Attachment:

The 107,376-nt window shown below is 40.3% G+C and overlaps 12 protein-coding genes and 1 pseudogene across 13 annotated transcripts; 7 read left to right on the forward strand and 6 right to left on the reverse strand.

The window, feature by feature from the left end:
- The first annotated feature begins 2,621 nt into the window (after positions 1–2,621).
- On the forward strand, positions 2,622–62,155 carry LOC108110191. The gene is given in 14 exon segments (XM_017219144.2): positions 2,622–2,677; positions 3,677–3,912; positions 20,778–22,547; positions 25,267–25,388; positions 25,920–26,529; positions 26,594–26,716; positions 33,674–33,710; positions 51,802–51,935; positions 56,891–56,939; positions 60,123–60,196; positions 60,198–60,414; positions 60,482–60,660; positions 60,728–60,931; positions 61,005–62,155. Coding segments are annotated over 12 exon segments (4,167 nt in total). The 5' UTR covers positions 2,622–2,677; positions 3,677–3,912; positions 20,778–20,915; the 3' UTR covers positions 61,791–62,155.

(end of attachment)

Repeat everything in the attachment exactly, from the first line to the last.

The 107,376-nt window shown below is 40.3% G+C and overlaps 12 protein-coding genes and 1 pseudogene across 13 annotated transcripts; 7 read left to right on the forward strand and 6 right to left on the reverse strand.

The window, feature by feature from the left end:
- The first annotated feature begins 2,621 nt into the window (after positions 1–2,621).
- On the forward strand, positions 2,622–62,155 carry LOC108110191. The gene is given in 14 exon segments (XM_017219144.2): positions 2,622–2,677; positions 3,677–3,912; positions 20,778–22,547; positions 25,267–25,388; positions 25,920–26,529; positions 26,594–26,716; positions 33,674–33,710; positions 51,802–51,935; positions 56,891–56,939; positions 60,123–60,196; positions 60,198–60,414; positions 60,482–60,660; positions 60,728–60,931; positions 61,005–62,155. Coding segments are annotated over 12 exon segments (4,167 nt in total). The 5' UTR covers positions 2,622–2,677; positions 3,677–3,912; positions 20,778–20,915; the 3' UTR covers positions 61,791–62,155.